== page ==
There is—as Ecclesiastes teaches— a time to be silent and a time to speak. Our challenge is to figure out which is the right response in any given situation.
Lately, I have been pondering the nature of silence. On Sunday, I will leave for my annual five day retreat at the Monastery of Christ in the Desert in New Mexico. This is a place of intense quiet and stillness. Words are few and far between. The daily monastic liturgy of the hours is filled with intense silences, and the red rock cliffs that surround the abbey inspire a kind of hushed awe. No one speaks after 7pm each night, and the communal meals are eaten in complete silence.
When I am there, I am often struck by how much I love this stillness. I am, after all, a rabbi, the representative of a tradition that places a premium on words. In Genesis, God creates the world with language, and we, too, shape our worlds with the words that we speak.
And speak we must. As the AIDS activists in the 1980s reminded us, in the face of oppression, silence = death. Secrecy is the breeding ground of complicity and evil. As Louis Brandeis noted, sunlight—speech—is the best disinfectant. We use language to create community, fight persecution, cement relationships, and establish our place in the world.
So when do we keep silence and when do we speak? This question lies at the heart of our Torah portion for this week, Vayera. It is filled with silences, both sacred and disquieting. When Sarah hears that she will bear a child at ninety, she laughs inwardly—silently. Lot’s wife, upon looking back at the destruction of her home in Sodom, is turned into an eternally silent pillar of salt. Ishmael and Hagar are banished to the harsh, mute wilderness. And most notably of all, Abraham binds Isaac to the altar and raises a slaughtering knife to his throat—and neither father nor son utters a word. The same patriarch who argues fiercely with God over the fate of Sodom and Gomorrah responds with stunning silence when God commands him to offer up his own child.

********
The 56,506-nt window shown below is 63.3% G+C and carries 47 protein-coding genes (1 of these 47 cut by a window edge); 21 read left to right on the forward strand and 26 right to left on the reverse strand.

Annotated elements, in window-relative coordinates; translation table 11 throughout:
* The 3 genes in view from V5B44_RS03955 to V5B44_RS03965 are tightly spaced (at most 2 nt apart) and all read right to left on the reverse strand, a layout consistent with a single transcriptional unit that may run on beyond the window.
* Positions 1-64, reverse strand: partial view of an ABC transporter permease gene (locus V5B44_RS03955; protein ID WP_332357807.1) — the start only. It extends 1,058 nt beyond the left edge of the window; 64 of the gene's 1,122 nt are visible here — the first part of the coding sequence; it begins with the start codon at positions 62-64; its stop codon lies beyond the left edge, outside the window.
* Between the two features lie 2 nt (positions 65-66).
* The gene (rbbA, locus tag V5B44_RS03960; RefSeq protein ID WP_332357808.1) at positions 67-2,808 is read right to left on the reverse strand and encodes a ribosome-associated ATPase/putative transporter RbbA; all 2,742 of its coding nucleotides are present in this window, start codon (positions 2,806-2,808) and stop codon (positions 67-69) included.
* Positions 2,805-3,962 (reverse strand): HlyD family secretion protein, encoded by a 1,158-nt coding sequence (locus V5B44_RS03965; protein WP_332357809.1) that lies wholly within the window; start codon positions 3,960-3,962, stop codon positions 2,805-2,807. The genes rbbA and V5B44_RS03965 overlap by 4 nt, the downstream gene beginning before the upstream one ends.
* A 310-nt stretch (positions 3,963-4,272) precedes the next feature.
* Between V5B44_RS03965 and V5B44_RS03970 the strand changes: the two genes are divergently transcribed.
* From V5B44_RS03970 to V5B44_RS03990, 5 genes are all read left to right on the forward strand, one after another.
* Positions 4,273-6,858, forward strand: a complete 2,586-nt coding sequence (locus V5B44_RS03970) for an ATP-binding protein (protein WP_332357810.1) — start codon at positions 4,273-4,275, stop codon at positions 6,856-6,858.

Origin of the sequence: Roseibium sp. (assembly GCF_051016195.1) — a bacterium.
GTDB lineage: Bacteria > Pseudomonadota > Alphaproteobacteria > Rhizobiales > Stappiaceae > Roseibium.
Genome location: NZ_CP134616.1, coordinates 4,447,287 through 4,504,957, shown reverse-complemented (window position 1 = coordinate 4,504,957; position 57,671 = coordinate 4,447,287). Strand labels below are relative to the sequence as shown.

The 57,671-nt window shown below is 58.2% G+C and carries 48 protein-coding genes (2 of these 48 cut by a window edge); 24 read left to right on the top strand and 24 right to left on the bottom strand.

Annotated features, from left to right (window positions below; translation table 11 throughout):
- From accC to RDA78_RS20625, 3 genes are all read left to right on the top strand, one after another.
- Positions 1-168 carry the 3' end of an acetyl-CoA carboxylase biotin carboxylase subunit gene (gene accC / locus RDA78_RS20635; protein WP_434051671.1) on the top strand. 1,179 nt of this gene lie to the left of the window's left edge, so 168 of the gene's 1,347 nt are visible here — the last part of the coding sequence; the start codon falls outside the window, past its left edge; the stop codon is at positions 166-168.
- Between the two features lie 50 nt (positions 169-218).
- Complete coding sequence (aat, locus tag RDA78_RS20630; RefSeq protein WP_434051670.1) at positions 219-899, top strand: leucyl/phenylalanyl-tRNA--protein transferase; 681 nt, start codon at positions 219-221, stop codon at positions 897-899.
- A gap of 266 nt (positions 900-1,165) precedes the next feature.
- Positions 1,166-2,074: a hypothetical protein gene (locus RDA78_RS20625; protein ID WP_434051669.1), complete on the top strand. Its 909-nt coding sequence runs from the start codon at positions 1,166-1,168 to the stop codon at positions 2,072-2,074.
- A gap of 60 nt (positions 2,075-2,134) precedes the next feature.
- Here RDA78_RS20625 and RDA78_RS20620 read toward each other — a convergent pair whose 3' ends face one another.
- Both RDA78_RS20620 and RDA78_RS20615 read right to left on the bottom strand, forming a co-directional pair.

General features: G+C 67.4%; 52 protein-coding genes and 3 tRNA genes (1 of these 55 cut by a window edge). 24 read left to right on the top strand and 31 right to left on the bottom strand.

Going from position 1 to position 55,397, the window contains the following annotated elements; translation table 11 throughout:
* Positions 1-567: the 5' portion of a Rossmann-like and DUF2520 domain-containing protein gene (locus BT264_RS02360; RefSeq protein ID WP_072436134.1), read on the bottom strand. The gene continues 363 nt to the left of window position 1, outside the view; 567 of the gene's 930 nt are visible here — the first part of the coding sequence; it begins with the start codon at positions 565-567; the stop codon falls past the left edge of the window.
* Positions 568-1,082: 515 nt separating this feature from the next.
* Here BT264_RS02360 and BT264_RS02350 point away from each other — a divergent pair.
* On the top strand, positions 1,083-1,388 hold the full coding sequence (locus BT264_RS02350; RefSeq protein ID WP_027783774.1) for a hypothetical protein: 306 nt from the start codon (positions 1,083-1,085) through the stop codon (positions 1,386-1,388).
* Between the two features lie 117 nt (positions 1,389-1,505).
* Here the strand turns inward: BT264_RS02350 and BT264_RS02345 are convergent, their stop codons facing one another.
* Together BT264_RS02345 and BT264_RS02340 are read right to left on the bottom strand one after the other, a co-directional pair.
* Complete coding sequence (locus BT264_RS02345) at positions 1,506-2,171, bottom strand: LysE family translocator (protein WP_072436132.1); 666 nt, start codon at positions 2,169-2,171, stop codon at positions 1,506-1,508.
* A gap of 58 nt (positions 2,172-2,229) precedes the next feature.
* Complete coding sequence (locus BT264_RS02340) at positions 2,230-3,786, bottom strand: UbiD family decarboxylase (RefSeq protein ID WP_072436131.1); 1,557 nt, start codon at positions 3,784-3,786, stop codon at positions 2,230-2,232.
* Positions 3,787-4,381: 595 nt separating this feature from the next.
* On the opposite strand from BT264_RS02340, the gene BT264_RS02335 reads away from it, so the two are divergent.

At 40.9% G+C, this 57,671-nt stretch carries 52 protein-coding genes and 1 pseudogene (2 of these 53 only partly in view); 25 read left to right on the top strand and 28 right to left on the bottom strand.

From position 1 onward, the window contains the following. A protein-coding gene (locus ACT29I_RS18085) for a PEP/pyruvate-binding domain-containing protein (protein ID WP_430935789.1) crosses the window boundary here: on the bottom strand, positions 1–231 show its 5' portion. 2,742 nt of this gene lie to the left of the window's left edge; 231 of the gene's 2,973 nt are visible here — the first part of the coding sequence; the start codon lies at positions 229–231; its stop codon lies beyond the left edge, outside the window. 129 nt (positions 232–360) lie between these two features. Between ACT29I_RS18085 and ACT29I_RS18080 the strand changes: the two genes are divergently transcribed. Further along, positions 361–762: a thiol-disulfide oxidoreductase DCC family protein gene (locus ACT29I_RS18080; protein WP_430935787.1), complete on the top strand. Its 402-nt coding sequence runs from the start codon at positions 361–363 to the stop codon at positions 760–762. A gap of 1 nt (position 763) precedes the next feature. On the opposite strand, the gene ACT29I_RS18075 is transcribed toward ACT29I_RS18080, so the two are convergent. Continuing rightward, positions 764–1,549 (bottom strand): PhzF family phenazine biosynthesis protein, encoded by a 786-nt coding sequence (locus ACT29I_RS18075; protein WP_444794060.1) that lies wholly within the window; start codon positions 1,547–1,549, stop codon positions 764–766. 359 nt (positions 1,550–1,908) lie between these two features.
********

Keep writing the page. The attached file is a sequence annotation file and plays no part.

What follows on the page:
Torah and life are both full of complexity and paradox. Silence does indeed equal death—but it also equals life. It is both a primary cause of injustice and a source of strength and liberation. Silence is the beginning of wisdom and the font of ignorance, the ladder to heaven and the highway to hell.
May our times, of speech and of silence, be properly aligned, and may we gain insights into this delicate and difficult dance in the week ahead.